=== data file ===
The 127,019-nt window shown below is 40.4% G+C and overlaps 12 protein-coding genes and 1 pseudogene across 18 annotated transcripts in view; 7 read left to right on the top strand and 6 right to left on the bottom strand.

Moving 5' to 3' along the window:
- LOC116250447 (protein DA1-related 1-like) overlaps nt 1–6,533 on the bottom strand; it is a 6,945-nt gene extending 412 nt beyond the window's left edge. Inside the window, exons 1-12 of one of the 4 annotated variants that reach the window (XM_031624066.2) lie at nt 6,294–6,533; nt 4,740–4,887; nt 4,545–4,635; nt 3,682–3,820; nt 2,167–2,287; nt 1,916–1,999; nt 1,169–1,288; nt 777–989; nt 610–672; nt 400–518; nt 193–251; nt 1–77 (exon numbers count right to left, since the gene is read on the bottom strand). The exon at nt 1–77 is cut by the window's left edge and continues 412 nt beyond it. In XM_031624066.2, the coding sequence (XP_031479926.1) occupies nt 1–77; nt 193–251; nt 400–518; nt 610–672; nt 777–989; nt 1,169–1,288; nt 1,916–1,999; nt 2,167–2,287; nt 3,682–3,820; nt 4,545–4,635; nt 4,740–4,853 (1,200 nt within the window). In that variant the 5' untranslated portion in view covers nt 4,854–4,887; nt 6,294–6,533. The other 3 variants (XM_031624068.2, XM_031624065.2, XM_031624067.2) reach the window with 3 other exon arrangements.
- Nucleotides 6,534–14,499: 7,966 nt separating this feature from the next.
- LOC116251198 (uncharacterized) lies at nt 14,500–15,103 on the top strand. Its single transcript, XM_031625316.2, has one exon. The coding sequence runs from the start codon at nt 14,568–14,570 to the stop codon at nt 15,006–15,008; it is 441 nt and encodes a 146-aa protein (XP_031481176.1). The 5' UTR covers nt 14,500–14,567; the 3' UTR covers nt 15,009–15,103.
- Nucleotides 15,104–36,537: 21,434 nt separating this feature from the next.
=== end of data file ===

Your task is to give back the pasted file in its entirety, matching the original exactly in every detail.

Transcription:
The 127,019-nt window shown below is 40.4% G+C and overlaps 12 protein-coding genes and 1 pseudogene across 18 annotated transcripts in view; 7 read left to right on the top strand and 6 right to left on the bottom strand.

Moving 5' to 3' along the window:
- LOC116250447 (protein DA1-related 1-like) overlaps nt 1–6,533 on the bottom strand; it is a 6,945-nt gene extending 412 nt beyond the window's left edge. Inside the window, exons 1-12 of one of the 4 annotated variants that reach the window (XM_031624066.2) lie at nt 6,294–6,533; nt 4,740–4,887; nt 4,545–4,635; nt 3,682–3,820; nt 2,167–2,287; nt 1,916–1,999; nt 1,169–1,288; nt 777–989; nt 610–672; nt 400–518; nt 193–251; nt 1–77 (exon numbers count right to left, since the gene is read on the bottom strand). The exon at nt 1–77 is cut by the window's left edge and continues 412 nt beyond it. In XM_031624066.2, the coding sequence (XP_031479926.1) occupies nt 1–77; nt 193–251; nt 400–518; nt 610–672; nt 777–989; nt 1,169–1,288; nt 1,916–1,999; nt 2,167–2,287; nt 3,682–3,820; nt 4,545–4,635; nt 4,740–4,853 (1,200 nt within the window). In that variant the 5' untranslated portion in view covers nt 4,854–4,887; nt 6,294–6,533. The other 3 variants (XM_031624068.2, XM_031624065.2, XM_031624067.2) reach the window with 3 other exon arrangements.
- Nucleotides 6,534–14,499: 7,966 nt separating this feature from the next.
- LOC116251198 (uncharacterized) lies at nt 14,500–15,103 on the top strand. Its single transcript, XM_031625316.2, has one exon. The coding sequence runs from the start codon at nt 14,568–14,570 to the stop codon at nt 15,006–15,008; it is 441 nt and encodes a 146-aa protein (XP_031481176.1). The 5' UTR covers nt 14,500–14,567; the 3' UTR covers nt 15,009–15,103.
- Nucleotides 15,104–36,537: 21,434 nt separating this feature from the next.